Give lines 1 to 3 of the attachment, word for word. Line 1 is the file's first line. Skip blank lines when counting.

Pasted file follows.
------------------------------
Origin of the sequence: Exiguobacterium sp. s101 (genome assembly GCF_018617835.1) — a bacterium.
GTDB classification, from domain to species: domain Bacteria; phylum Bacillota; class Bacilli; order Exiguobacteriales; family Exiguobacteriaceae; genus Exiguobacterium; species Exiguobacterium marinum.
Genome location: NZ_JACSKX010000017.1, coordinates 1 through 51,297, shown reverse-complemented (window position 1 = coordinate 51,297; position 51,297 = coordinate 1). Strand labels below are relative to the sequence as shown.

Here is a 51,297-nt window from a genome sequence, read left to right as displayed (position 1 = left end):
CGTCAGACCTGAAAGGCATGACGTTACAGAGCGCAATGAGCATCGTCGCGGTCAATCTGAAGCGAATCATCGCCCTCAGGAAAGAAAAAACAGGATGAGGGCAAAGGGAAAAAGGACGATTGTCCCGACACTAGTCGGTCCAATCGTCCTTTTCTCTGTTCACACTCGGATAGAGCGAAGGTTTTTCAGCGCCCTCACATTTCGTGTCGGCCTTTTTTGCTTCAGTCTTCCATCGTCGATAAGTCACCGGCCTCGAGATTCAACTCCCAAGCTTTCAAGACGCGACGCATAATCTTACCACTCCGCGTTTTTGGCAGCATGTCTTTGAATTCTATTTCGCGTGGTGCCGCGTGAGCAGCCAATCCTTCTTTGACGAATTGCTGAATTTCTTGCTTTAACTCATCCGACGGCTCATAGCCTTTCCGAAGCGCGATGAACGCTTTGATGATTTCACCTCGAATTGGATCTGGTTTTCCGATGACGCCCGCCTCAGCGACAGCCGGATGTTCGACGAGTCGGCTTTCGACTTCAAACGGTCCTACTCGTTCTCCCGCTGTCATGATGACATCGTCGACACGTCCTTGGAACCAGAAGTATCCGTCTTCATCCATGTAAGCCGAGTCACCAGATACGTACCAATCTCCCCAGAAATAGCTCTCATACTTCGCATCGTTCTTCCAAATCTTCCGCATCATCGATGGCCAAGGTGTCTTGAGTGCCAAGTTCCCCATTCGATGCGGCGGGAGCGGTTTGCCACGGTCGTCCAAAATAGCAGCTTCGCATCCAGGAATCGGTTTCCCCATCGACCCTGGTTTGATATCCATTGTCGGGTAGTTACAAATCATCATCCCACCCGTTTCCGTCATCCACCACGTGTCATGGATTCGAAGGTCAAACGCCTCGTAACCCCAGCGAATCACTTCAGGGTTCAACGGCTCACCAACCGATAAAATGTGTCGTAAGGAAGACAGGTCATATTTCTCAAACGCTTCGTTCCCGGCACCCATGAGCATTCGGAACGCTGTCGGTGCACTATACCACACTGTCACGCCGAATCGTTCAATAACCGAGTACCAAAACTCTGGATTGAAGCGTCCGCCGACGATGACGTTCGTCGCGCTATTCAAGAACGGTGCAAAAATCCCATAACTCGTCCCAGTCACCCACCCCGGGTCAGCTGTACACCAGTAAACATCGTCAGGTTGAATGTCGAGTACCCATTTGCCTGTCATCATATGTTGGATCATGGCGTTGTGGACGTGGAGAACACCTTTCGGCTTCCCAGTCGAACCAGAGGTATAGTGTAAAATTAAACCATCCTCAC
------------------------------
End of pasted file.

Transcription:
Origin of the sequence: Exiguobacterium sp. s101 (genome assembly GCF_018617835.1) — a bacterium.
GTDB classification, from domain to species: domain Bacteria; phylum Bacillota; class Bacilli; order Exiguobacteriales; family Exiguobacteriaceae; genus Exiguobacterium; species Exiguobacterium marinum.
Genome location: NZ_JACSKX010000017.1, coordinates 1 through 51,297, shown reverse-complemented (window position 1 = coordinate 51,297; position 51,297 = coordinate 1). Strand labels below are relative to the sequence as shown.